The Stories Of Women Who Have Had Mesh Implants Are Heartbreaking


“Pain is with you all the time.”

Posted on September 08, 2017, 00:14 GMT

“This is, I believe, one of the greatest medical scandals and
abuses of mothers in Australia’s history,” senator
Derryn Hinch said before an ongoing Senate inquiry into
transvaginal mesh implants.

Urogynaecological meshes, sometimes known as transvaginal
meshes, are inserted into women as a treatment option for
pelvic organ prolapse (when the connective tissue securing
the vagina and uterus to the pelvis gives way after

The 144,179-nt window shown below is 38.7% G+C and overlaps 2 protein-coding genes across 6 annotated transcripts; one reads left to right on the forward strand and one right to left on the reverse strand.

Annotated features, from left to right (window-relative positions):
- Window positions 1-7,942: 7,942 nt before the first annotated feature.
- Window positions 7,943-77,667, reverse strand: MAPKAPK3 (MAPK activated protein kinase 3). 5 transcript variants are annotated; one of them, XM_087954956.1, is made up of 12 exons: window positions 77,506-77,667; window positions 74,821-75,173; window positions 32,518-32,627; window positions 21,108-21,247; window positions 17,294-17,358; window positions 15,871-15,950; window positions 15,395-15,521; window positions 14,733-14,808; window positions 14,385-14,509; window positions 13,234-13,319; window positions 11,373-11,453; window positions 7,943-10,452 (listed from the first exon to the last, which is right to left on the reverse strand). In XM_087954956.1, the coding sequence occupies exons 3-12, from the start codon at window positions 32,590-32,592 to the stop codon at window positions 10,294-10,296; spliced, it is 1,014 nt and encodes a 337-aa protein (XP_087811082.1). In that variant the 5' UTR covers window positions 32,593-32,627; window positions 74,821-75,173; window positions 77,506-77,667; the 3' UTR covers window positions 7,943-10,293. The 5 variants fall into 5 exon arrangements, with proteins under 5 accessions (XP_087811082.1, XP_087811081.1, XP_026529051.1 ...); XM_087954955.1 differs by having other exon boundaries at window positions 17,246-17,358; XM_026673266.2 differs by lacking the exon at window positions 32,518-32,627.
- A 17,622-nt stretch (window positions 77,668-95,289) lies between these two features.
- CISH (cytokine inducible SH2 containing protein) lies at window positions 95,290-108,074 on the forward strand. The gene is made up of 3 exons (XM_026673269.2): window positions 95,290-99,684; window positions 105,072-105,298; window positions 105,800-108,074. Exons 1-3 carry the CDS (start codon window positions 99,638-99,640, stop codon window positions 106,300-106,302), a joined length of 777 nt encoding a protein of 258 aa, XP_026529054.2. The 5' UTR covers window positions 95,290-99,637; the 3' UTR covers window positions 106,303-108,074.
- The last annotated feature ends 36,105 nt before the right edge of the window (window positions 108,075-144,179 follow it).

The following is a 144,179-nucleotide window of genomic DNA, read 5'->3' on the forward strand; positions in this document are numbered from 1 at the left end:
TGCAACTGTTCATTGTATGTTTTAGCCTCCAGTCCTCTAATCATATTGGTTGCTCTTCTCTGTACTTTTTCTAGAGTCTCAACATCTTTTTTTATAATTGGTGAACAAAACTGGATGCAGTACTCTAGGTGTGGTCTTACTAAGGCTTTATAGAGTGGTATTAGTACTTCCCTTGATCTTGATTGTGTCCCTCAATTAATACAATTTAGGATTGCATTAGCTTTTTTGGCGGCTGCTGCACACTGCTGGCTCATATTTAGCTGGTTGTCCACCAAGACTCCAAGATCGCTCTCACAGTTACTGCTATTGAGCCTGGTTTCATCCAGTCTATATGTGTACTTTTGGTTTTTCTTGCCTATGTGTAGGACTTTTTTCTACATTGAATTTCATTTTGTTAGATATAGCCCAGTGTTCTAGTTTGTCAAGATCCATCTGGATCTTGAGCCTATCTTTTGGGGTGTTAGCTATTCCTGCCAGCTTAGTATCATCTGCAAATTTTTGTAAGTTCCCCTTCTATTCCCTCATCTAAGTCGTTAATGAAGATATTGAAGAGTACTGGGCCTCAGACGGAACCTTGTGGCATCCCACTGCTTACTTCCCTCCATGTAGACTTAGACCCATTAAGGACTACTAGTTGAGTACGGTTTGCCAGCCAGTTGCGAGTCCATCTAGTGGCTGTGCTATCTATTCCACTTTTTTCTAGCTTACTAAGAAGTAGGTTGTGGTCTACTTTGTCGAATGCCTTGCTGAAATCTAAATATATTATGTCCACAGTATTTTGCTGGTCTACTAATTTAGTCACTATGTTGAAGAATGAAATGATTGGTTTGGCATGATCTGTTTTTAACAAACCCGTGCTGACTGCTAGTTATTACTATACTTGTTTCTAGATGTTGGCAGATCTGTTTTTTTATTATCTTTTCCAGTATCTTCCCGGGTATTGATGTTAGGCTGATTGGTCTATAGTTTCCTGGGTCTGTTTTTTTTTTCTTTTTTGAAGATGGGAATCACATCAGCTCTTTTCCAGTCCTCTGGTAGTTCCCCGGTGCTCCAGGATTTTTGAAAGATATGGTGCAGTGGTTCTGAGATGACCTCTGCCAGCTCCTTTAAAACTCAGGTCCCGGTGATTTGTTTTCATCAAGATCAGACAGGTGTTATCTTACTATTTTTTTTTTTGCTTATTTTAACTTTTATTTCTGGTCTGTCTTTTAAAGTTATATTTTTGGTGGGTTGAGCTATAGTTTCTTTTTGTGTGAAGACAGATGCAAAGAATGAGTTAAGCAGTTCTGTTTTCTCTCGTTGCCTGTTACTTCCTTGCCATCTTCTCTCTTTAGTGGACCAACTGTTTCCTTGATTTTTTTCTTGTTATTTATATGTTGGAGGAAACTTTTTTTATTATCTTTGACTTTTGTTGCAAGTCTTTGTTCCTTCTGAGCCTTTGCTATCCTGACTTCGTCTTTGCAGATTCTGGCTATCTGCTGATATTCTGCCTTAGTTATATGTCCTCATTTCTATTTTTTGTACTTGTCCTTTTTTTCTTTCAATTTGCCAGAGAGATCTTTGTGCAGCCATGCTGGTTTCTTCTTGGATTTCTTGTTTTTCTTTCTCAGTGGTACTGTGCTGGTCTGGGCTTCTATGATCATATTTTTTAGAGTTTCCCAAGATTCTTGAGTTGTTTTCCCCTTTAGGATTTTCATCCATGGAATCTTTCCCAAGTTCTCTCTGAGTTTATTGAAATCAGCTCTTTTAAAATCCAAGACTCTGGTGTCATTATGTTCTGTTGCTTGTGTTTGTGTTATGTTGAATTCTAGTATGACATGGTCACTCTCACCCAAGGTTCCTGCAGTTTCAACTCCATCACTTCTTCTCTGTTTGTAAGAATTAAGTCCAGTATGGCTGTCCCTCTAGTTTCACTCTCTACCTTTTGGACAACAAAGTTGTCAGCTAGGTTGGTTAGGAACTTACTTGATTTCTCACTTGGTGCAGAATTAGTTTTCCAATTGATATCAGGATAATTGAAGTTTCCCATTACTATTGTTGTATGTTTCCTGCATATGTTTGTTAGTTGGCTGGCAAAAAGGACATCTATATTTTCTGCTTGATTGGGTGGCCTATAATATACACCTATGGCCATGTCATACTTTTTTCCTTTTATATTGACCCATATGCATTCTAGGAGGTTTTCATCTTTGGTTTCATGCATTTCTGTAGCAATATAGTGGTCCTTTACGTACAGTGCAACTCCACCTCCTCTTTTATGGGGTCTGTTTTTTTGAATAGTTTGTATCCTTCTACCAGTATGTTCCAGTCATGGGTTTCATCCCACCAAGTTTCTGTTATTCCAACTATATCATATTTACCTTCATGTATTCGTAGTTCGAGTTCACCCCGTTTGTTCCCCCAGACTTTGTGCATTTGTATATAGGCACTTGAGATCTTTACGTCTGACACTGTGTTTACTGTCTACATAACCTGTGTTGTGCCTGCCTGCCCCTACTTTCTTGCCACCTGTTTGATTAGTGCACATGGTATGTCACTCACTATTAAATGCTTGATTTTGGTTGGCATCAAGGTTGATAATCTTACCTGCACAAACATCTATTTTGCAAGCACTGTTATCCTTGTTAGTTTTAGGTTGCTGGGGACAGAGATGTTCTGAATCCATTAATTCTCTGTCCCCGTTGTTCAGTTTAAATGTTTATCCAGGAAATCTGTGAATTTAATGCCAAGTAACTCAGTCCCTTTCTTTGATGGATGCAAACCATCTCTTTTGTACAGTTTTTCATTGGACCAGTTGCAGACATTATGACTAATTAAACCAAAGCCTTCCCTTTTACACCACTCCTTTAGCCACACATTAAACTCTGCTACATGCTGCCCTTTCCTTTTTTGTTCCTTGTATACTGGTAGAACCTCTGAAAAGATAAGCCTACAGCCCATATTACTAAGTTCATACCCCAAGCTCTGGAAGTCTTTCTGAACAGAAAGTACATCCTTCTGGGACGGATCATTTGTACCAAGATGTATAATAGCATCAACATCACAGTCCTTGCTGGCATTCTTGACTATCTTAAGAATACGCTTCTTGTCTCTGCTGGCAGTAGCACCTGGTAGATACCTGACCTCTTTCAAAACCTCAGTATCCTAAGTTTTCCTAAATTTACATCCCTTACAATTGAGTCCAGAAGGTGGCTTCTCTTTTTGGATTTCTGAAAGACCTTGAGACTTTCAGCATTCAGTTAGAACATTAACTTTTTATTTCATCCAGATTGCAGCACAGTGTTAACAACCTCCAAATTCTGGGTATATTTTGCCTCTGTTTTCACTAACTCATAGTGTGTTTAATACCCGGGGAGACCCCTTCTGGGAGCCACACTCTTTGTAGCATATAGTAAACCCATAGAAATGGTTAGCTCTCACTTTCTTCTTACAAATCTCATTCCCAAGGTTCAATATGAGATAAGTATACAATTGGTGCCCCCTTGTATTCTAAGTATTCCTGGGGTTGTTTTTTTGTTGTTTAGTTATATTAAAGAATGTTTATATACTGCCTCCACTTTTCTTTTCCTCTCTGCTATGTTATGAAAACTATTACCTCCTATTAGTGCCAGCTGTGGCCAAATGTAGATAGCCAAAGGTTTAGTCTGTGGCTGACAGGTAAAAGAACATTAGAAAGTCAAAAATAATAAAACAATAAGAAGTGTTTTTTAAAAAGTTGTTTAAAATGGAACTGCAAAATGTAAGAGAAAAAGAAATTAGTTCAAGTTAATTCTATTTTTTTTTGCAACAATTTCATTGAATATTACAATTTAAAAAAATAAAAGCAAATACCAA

childbirth), or urinary incontinence.

Queensland associate professor of urogynaecology
Christopher Maher has estimated more than 200,000 mesh
implant surgeries have been performed in Australia to date.

The inquiry,
which reports in November, was set up to find out exactly
how many women have had transvaginal mesh implants and, of
those, who had experienced adverse side effects.

More than 100 women have written to the inquiry. Their
stories share much in common.

Every submission claims there was no informed consent or
awareness of the possible complications. And every submission
details a complication after the mesh was inserted.

These include: chronic and constant vaginal pain, visceral
pain with bowel movements; dyspareunia (pain during sex);
vaginal bleeding; inability to sit for more than an hour at a
time; the granulation of vaginal tissue; pain through the
glutes; inflammatory reactions; “offensive discharge”;
incontinence; leg weakness; and haemorrhages.